As some of you know, I have written about and I am continuing to work on what I call a Game-Changer Approach to Poverty Reduction Strategy and Evaluation. You can read my initial paper HERE. And a recording of a webinar I did with Mark Cabaj is HERE.
I have been asked about the difference between Social Determinants of Health (SDoH) and this game-changer approach I am working on with my colleagues at Vibrant Communities Canada. The game-changers we have identified are Housing, Transportation, Education, Health, Income and Jobs, Food Security, Financial Empowerment, and Early Childhood Development. All of these are aligned with SDoH, but there is, I suggest, more to what we are exploring than social determinants of health.
The Game-Changer Approach also is stressing the importance of avoiding the creation of “thin” strategies among a host of other “thin” strategies that, in effect, can lead to an overall poverty reduction strategy that is a mile wide and an inch deep.
In an article written for Fast Company, Kaihan Krisppendorff, identifies four steps to building an effective social movement, which I have adapted below:
1. A community forms around a common goal or aspiration. 2. The community mobilizes its resources to act on the goal/aspiration. 3. The community crafts solutions and acts to deliver them. 4. The movement is accepted by (or actually replaces) the establishment or established regime of laws and policies (Source).
If you are involved in a collective impact initiative, these steps should resonate with you, in particular with the five conditions of collective impact. Krisppendorff doesn’t address shared measurement in his post about social movements, but successful movements are always about moving the needle and bringing about systems change to do so.
Consider the Civil Rights Movement in the United States. in 1964; the Civil Rights Act rendered discrimination/segregation illegal, especially with respect to jobs and workplace advancement, and termination because of colour. States that did nothing to address discrimination lost federal funding. There were other impacts but you get the gist. Big change for sure.Continue reading “Movement Building and Collective Impact”
The top drawing suggests there is complexity to the journey from A to B. That journey requires numerous loop backs before moving forward and takes the traveler up and down and back and forth along the way until the destination is reached. Who knows the reasons why the journey was somewhat unpredictable or if there were side trips that were either necessary or just taken out of curiosity.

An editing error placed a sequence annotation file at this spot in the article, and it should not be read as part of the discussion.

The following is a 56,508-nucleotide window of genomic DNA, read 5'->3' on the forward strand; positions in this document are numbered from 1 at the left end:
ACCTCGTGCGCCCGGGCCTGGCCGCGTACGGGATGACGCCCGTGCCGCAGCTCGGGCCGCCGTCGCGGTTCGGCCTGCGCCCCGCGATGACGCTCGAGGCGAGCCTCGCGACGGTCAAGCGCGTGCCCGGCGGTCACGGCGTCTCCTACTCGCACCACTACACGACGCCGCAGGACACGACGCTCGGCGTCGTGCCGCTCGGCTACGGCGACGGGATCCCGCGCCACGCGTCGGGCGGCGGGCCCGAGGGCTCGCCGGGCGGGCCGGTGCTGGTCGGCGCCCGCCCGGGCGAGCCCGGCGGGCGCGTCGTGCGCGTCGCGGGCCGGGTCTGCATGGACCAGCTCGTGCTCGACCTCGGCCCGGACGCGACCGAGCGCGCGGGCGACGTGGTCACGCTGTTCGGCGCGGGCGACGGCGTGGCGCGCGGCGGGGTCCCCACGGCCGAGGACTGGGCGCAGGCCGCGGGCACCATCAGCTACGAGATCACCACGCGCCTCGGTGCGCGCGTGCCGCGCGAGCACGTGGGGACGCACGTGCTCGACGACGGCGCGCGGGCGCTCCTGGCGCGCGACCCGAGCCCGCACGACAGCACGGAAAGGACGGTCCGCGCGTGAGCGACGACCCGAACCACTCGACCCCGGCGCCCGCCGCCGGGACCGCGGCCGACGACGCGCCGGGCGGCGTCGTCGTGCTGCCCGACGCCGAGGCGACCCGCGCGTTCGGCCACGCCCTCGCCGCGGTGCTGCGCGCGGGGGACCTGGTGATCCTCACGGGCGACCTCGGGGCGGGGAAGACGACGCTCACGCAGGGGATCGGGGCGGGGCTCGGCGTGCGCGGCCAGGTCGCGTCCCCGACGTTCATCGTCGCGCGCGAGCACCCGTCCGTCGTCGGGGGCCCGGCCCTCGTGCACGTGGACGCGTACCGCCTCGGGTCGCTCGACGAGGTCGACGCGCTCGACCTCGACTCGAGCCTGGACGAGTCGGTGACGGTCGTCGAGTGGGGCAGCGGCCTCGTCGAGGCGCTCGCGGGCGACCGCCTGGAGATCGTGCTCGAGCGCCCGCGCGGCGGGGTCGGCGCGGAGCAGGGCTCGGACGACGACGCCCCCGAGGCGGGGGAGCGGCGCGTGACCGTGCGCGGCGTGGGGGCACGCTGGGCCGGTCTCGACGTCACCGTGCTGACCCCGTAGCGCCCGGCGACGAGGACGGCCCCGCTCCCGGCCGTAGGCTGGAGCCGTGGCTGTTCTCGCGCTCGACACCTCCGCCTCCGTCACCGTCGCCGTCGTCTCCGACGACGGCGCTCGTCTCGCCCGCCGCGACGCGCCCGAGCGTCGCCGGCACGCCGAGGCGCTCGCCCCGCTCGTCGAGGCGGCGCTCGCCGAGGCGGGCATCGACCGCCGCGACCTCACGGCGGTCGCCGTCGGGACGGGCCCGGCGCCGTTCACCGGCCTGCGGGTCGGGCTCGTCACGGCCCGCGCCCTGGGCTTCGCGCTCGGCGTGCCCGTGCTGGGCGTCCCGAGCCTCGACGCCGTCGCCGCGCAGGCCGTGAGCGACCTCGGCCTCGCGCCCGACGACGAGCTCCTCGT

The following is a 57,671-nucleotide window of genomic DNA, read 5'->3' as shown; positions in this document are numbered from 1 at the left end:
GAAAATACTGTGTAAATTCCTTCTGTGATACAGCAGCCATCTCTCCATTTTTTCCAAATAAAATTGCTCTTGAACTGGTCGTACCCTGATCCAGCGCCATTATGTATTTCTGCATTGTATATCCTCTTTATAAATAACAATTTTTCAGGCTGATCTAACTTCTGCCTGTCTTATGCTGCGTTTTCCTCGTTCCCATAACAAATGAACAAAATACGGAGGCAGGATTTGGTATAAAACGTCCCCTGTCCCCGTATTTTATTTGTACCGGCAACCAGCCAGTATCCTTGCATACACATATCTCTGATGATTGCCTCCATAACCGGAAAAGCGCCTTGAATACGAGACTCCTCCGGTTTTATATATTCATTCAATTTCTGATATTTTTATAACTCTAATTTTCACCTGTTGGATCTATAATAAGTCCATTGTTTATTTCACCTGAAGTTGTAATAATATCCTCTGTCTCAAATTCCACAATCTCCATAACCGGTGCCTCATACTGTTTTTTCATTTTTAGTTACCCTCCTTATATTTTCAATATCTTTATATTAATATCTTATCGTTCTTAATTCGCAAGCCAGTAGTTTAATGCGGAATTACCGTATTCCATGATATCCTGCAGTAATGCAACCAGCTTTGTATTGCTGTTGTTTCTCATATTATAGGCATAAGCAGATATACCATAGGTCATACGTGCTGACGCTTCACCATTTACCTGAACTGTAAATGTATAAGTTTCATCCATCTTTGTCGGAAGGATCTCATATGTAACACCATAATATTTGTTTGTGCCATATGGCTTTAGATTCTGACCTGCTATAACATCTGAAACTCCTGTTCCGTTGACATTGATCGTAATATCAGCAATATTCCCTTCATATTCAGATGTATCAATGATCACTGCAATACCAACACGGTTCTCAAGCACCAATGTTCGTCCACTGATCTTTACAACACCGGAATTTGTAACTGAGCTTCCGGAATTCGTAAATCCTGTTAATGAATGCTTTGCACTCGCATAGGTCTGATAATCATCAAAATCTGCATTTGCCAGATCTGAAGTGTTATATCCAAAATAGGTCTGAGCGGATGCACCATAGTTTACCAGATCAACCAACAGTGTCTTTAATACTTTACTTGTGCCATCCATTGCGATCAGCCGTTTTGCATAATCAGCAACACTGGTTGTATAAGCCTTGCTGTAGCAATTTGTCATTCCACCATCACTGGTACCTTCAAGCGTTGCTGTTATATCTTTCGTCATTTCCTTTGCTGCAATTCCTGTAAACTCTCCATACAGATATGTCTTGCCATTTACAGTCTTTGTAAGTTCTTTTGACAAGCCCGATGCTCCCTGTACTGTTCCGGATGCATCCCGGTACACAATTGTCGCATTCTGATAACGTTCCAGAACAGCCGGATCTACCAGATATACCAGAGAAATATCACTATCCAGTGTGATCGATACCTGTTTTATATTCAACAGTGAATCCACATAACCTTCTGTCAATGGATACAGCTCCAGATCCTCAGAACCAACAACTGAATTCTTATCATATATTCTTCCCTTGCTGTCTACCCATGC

I have taken journeys like that one and some were enjoyable. (I was once drove half way from Edmonton to Vancouver taking dirt roads through farmland and forests and loved it.) But sometimes the complexity represented in a diagram like the one above is caused by necessary diversions, distractions, or even arguments about which way is the best way to go. In other words, sometimes complexity is a good thing. It factors in different view points and it allows us to see more scenery along the way, perhaps learn more as well.
But sometimes getting from A to B can be quite simple and straightforward. Could be we need to get there as soon as possible. Could be the straight path is the safest path to take or more economical. Maybe there is some correlation between having a sense of urgency and getting to where we want to be as completely and as quickly as possible.
The reasons abound if we really think about it – for both scenarios.
Complexity and simplicity are not at odds are they? They just offer us a different perspective, offer options that perhaps the other doesn’t.
There appears to be a common perception among some thought leaders that complex problems require complex solutions. I am not arguing against that perspective except to ask, if it is always true? In my early life as a consultant to non-profit organizations I was involved in developing software, databases primarily, that were purposed to help organizations collect, analyze, and report on their work. Without exception the work these organizations were doing was addressing complex problems like exclusion, poverty, mental illness, and so on.
I remember one time when we were coding the database, we discovered that the entire database did not work. Not just parts of it but all of it. I tried every which way to identify why this was happening. An earlier version worked fine, but now after adding copious amounts of code, nada.
Code is complex in and of itself but even more so when code must work with other code. In other words, a good coder has to understand how to use the development language but also needs to understand how that language interacts with itself across patterns or clusters of code.